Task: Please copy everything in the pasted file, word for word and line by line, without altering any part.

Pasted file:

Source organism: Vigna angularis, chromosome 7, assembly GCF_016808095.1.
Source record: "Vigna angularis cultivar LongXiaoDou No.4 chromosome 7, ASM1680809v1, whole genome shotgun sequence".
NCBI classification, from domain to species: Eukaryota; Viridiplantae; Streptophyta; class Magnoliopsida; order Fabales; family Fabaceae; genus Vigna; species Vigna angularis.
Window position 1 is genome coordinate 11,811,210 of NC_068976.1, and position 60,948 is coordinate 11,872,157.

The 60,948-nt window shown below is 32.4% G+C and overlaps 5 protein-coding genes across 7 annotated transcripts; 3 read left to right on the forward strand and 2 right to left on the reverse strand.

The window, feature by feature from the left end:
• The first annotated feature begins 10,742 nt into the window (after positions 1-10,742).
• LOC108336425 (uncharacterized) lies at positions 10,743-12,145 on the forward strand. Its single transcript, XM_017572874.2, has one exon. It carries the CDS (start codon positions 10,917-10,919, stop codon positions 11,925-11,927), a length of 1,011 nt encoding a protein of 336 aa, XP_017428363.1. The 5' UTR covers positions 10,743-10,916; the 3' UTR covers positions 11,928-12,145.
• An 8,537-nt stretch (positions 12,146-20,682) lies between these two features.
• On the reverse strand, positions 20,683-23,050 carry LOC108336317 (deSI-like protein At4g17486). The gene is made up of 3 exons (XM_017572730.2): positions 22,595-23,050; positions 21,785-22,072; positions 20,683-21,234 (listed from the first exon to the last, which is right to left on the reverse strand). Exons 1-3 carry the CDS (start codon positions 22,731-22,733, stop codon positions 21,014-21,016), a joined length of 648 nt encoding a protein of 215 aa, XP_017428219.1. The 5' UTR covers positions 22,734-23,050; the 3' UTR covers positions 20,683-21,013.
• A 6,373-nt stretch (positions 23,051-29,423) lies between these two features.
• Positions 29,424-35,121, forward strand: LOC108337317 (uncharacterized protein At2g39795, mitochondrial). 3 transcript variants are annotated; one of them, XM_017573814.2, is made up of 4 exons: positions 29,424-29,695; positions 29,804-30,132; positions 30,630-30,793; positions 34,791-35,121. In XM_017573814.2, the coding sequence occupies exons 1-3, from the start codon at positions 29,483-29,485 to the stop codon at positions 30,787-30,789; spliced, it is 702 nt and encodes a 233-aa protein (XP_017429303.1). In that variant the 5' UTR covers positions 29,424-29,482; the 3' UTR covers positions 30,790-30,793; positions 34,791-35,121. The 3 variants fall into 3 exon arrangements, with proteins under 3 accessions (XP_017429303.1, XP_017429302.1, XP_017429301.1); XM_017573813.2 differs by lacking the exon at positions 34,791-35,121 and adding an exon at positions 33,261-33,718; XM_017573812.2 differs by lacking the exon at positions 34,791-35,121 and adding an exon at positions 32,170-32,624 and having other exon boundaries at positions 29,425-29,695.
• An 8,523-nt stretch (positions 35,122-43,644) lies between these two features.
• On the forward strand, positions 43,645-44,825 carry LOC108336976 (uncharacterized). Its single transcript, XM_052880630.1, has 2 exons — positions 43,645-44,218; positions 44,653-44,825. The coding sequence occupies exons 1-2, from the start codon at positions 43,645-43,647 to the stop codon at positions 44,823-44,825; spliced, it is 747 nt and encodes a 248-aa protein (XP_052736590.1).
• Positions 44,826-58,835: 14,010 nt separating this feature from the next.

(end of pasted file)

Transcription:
Source organism: Vigna angularis, chromosome 7, assembly GCF_016808095.1.
Source record: "Vigna angularis cultivar LongXiaoDou No.4 chromosome 7, ASM1680809v1, whole genome shotgun sequence".
NCBI classification, from domain to species: Eukaryota; Viridiplantae; Streptophyta; class Magnoliopsida; order Fabales; family Fabaceae; genus Vigna; species Vigna angularis.
Window position 1 is genome coordinate 11,811,210 of NC_068976.1, and position 60,948 is coordinate 11,872,157.

The 60,948-nt window shown below is 32.4% G+C and overlaps 5 protein-coding genes across 7 annotated transcripts; 3 read left to right on the forward strand and 2 right to left on the reverse strand.

The window, feature by feature from the left end:
• The first annotated feature begins 10,742 nt into the window (after positions 1-10,742).
• LOC108336425 (uncharacterized) lies at positions 10,743-12,145 on the forward strand. Its single transcript, XM_017572874.2, has one exon. It carries the CDS (start codon positions 10,917-10,919, stop codon positions 11,925-11,927), a length of 1,011 nt encoding a protein of 336 aa, XP_017428363.1. The 5' UTR covers positions 10,743-10,916; the 3' UTR covers positions 11,928-12,145.
• An 8,537-nt stretch (positions 12,146-20,682) lies between these two features.
• On the reverse strand, positions 20,683-23,050 carry LOC108336317 (deSI-like protein At4g17486). The gene is made up of 3 exons (XM_017572730.2): positions 22,595-23,050; positions 21,785-22,072; positions 20,683-21,234 (listed from the first exon to the last, which is right to left on the reverse strand). Exons 1-3 carry the CDS (start codon positions 22,731-22,733, stop codon positions 21,014-21,016), a joined length of 648 nt encoding a protein of 215 aa, XP_017428219.1. The 5' UTR covers positions 22,734-23,050; the 3' UTR covers positions 20,683-21,013.
• A 6,373-nt stretch (positions 23,051-29,423) lies between these two features.
• Positions 29,424-35,121, forward strand: LOC108337317 (uncharacterized protein At2g39795, mitochondrial). 3 transcript variants are annotated; one of them, XM_017573814.2, is made up of 4 exons: positions 29,424-29,695; positions 29,804-30,132; positions 30,630-30,793; positions 34,791-35,121. In XM_017573814.2, the coding sequence occupies exons 1-3, from the start codon at positions 29,483-29,485 to the stop codon at positions 30,787-30,789; spliced, it is 702 nt and encodes a 233-aa protein (XP_017429303.1). In that variant the 5' UTR covers positions 29,424-29,482; the 3' UTR covers positions 30,790-30,793; positions 34,791-35,121. The 3 variants fall into 3 exon arrangements, with proteins under 3 accessions (XP_017429303.1, XP_017429302.1, XP_017429301.1); XM_017573813.2 differs by lacking the exon at positions 34,791-35,121 and adding an exon at positions 33,261-33,718; XM_017573812.2 differs by lacking the exon at positions 34,791-35,121 and adding an exon at positions 32,170-32,624 and having other exon boundaries at positions 29,425-29,695.
• An 8,523-nt stretch (positions 35,122-43,644) lies between these two features.
• On the forward strand, positions 43,645-44,825 carry LOC108336976 (uncharacterized). Its single transcript, XM_052880630.1, has 2 exons — positions 43,645-44,218; positions 44,653-44,825. The coding sequence occupies exons 1-2, from the start codon at positions 43,645-43,647 to the stop codon at positions 44,823-44,825; spliced, it is 747 nt and encodes a 248-aa protein (XP_052736590.1).
• Positions 44,826-58,835: 14,010 nt separating this feature from the next.